Group has signatures to force vote on town charter change
It's official. A grass roots organization has collected enough signatures on a petition to force an election to change this town's charter. Pinellas County Supervisor of Elections Deborah Clark verified 314 of the 341 signatures the petitioners turned in.
That's 12 more than the 302 signatures needed. The goal of the group is to change part of the charter that prohibits public employees from serving as mayor. The group wants to make it clear that public employees who work for Kenneth City cannot be mayor, but those who work for any other public entity can become mayor.
It's now up to the Kenneth City Town Council to set a date for the election.
The charter clause became an issue this year when officials moved to prevent Teresa Zemaitis from serving as mayor. Zemaitis, 40, is a public school teacher who defeated incumbent Muriel Whitman, 83, with a landslide 70.5 percent of the vote. Zemaitis says the clause is unconstitutional, but a judge disagreed. Zemaitis is appealing.
It is unclear whether a charter change can be made retroactive to allow Zemaitis to take her seat or if she will have to continue her appeal.
14 arrested on drug charges in sweep
Pinellas sheriff's narcotics and community policing detectives arrested 14 on charges of being street-level drug dealers during a Thursday sweep of Lealman.
Earlier in the day, narcotics detectives dismantled a grow operation and arrested Stephen Frey Weintraub Jr., 24, of 4286 1/2 37th St. N. Deputies charged him with cultivation of marijuana, possession of MDMA (Ecstasy) and possession of LSD. Deputies seized 47 marijuana plants, 2 pounds of harvested marijuana and other paraphernalia.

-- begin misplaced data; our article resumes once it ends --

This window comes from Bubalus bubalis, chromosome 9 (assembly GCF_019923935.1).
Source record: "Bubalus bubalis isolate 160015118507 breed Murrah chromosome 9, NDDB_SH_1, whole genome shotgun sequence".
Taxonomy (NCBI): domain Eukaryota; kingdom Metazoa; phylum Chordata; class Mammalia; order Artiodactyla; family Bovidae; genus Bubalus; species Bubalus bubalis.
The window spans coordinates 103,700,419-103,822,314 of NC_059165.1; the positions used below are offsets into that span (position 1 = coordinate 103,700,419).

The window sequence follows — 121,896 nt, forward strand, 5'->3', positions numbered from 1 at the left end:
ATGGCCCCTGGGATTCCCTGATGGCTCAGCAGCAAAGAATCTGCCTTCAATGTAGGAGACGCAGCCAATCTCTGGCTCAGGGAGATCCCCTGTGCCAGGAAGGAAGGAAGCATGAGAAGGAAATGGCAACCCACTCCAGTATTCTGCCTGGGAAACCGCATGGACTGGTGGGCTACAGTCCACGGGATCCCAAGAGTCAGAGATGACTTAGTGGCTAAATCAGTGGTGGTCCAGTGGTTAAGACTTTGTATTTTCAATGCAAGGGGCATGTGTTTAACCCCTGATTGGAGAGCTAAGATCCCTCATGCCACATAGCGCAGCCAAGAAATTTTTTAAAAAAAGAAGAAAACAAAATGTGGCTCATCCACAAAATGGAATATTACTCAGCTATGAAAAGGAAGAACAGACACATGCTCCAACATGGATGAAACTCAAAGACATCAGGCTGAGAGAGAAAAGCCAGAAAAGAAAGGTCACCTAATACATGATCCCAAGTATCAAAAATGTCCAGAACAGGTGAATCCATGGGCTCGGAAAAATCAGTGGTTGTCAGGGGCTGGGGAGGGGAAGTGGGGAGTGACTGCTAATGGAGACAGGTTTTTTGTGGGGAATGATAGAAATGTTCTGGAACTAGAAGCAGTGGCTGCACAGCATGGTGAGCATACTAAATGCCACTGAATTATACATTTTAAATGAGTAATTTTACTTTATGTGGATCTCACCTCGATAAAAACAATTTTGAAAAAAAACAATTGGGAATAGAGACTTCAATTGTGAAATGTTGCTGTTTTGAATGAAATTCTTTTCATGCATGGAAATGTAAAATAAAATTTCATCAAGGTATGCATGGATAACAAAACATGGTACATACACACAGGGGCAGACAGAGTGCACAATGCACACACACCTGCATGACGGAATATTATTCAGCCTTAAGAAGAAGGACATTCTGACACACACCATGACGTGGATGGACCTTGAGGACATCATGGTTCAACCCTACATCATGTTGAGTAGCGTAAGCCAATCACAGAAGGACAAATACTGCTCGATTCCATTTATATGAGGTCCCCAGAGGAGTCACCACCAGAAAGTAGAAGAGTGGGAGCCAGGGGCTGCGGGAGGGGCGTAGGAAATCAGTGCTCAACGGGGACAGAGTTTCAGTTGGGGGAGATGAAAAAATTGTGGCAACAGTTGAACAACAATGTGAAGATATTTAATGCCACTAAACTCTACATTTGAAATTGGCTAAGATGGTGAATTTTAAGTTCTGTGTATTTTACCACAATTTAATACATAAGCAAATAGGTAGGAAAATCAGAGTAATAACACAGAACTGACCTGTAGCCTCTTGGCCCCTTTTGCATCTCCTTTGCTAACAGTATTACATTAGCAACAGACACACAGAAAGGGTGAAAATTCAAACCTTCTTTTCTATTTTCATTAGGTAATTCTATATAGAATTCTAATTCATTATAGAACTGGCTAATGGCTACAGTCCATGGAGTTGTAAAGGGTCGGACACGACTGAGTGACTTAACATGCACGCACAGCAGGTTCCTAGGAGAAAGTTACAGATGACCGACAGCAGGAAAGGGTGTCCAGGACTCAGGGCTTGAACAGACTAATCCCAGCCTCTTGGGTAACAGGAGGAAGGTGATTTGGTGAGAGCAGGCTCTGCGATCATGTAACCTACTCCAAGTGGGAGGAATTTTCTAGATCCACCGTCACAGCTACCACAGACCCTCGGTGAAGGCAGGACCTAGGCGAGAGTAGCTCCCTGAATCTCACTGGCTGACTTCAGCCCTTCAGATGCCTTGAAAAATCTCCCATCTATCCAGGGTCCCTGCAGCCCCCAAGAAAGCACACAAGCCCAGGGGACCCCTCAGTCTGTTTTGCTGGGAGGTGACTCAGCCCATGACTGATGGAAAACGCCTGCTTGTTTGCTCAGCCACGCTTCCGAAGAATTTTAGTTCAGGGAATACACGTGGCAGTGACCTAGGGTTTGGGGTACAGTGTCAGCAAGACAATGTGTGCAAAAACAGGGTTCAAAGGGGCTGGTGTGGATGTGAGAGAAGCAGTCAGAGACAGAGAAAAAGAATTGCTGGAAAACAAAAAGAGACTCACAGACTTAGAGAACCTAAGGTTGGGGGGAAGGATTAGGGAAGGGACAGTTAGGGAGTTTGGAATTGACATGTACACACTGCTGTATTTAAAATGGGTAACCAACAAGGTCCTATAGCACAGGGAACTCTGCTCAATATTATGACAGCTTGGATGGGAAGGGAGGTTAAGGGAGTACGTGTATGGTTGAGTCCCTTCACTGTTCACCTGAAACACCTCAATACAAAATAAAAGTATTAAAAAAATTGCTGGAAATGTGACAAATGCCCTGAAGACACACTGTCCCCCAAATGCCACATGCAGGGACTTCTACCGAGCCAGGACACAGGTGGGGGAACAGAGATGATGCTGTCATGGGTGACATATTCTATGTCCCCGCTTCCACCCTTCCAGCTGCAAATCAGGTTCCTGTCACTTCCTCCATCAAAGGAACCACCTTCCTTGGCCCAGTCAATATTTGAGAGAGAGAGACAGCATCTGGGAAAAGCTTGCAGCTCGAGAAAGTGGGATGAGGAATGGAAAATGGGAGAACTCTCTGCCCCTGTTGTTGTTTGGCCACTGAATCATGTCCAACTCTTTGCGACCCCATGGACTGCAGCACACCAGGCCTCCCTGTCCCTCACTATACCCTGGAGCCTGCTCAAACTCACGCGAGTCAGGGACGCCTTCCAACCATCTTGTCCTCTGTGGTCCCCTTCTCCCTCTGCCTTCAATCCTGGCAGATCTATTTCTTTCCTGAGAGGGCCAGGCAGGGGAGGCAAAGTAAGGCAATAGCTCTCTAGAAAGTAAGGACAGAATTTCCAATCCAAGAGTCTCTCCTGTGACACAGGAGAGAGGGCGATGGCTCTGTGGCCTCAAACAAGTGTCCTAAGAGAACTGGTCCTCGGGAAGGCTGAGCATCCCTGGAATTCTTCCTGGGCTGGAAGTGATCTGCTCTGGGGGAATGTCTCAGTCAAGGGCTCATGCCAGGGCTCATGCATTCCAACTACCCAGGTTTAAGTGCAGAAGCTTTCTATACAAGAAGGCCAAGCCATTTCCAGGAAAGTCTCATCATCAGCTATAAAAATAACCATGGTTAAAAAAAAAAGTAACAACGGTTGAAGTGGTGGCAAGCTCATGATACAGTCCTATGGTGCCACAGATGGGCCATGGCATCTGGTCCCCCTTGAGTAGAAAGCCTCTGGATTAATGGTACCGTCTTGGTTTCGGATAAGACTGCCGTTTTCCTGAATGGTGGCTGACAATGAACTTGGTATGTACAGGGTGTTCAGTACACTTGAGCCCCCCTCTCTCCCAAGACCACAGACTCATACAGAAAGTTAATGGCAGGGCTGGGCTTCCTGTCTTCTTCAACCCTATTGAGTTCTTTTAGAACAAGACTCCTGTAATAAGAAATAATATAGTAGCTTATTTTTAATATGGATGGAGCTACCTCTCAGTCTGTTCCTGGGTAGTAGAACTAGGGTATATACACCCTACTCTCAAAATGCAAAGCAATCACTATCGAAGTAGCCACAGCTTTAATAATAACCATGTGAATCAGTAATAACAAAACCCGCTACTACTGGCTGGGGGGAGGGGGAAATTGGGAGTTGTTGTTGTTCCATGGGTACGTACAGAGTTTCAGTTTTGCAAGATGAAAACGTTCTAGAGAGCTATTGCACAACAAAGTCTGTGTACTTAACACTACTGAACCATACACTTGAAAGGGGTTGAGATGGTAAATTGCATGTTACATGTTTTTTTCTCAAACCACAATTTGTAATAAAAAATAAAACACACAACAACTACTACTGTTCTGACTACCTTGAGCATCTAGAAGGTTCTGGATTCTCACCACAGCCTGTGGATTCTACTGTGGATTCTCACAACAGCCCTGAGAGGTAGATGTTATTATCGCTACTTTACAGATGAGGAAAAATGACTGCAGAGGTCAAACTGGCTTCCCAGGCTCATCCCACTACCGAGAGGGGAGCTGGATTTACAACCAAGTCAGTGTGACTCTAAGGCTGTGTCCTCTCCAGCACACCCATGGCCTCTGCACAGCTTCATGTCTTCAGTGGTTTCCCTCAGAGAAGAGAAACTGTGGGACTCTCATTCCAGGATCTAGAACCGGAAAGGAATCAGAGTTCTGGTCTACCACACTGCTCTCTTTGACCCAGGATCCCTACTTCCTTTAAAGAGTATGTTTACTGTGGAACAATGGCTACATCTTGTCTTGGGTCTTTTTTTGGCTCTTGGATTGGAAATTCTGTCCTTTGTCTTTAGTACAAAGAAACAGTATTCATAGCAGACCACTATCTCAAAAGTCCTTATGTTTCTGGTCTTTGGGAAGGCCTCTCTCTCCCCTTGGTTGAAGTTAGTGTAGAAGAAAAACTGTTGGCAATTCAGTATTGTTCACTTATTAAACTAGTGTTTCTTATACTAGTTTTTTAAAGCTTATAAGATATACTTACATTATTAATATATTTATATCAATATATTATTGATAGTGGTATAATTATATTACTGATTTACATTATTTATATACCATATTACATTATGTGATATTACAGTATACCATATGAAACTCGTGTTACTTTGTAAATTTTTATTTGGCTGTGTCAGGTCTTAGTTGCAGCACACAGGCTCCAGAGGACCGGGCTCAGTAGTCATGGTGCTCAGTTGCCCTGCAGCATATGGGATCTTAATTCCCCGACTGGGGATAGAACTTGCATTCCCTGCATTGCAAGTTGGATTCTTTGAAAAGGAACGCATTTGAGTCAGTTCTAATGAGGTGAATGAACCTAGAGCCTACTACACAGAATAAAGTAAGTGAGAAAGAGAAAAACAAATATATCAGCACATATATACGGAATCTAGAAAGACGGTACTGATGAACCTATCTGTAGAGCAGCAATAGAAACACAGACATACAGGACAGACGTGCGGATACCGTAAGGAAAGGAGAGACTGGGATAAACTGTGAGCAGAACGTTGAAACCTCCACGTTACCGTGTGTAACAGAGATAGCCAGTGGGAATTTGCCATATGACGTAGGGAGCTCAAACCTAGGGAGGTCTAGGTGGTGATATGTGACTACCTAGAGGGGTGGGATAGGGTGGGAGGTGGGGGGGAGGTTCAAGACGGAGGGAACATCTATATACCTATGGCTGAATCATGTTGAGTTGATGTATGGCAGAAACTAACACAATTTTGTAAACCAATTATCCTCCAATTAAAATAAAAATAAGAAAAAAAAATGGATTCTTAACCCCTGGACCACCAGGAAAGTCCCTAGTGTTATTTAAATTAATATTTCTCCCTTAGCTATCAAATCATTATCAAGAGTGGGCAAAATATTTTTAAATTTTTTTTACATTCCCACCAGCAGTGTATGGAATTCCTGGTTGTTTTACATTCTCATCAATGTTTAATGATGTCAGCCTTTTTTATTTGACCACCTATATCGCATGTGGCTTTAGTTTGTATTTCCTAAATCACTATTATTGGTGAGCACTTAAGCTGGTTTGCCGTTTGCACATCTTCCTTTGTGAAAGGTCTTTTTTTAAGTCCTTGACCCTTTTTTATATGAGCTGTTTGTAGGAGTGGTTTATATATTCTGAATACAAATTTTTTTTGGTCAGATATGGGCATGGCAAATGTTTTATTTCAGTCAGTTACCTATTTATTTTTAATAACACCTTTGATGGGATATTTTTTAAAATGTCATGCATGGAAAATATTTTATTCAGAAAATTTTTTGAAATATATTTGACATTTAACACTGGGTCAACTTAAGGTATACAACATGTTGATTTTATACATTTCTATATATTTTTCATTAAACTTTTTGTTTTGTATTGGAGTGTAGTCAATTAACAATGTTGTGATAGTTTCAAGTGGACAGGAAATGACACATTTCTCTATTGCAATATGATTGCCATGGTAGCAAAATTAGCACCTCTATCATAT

The drug-enforcement effort is the result of a two-month investigation into street-level drug dealing and other crimes in the Lealman community in Pinellas County, as well as an ongoing partnership involving Pinellas deputies with Lealman residents, community leaders and Neighborhood Watch groups.
Bill to drop water district advances
A bill that would let voters decide whether they want to eliminate an agency that oversees drainage in part of mid Pinellas has passed its first hurdle in the state Legislature.
The bill, sponsored by state Rep. Janet Long, D-Seminole, would sunset the Pinellas Park Water Management District if voters decided to do away with it. PPWMD was established about 30 years ago to solve drainage problems in parts of Pinellas Park, Kenneth City, St. Petersburg, the unincorporated Lealman area and some other unincorporated areas between Pinellas Park and Seminole.
The bill has to go through at least one more committee before going to the floor of the Legislature. If it passes in both those places, it would require Gov. Charlie Crist's final approval.
Anne Lindberg, Times Staff Writer